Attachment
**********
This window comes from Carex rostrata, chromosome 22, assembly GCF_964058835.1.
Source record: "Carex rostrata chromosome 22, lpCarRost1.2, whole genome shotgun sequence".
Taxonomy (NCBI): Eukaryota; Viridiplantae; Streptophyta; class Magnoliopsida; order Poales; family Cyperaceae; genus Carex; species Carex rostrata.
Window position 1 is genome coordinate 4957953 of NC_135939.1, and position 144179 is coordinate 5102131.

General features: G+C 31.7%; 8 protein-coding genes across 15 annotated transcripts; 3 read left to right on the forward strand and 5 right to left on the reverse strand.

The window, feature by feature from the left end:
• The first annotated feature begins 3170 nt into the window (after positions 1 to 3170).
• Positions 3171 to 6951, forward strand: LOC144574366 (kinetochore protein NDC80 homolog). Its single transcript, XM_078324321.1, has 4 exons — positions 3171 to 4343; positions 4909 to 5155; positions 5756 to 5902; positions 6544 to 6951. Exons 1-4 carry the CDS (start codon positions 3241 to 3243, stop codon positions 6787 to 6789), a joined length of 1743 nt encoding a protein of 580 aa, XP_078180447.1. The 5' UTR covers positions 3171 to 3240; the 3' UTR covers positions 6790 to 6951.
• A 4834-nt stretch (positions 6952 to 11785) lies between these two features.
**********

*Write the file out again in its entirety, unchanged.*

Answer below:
This window comes from Carex rostrata, chromosome 22, assembly GCF_964058835.1.
Source record: "Carex rostrata chromosome 22, lpCarRost1.2, whole genome shotgun sequence".
Taxonomy (NCBI): Eukaryota; Viridiplantae; Streptophyta; class Magnoliopsida; order Poales; family Cyperaceae; genus Carex; species Carex rostrata.
Window position 1 is genome coordinate 4957953 of NC_135939.1, and position 144179 is coordinate 5102131.

General features: G+C 31.7%; 8 protein-coding genes across 15 annotated transcripts; 3 read left to right on the forward strand and 5 right to left on the reverse strand.

The window, feature by feature from the left end:
• The first annotated feature begins 3170 nt into the window (after positions 1 to 3170).
• Positions 3171 to 6951, forward strand: LOC144574366 (kinetochore protein NDC80 homolog). Its single transcript, XM_078324321.1, has 4 exons — positions 3171 to 4343; positions 4909 to 5155; positions 5756 to 5902; positions 6544 to 6951. Exons 1-4 carry the CDS (start codon positions 3241 to 3243, stop codon positions 6787 to 6789), a joined length of 1743 nt encoding a protein of 580 aa, XP_078180447.1. The 5' UTR covers positions 3171 to 3240; the 3' UTR covers positions 6790 to 6951.
• A 4834-nt stretch (positions 6952 to 11785) lies between these two features.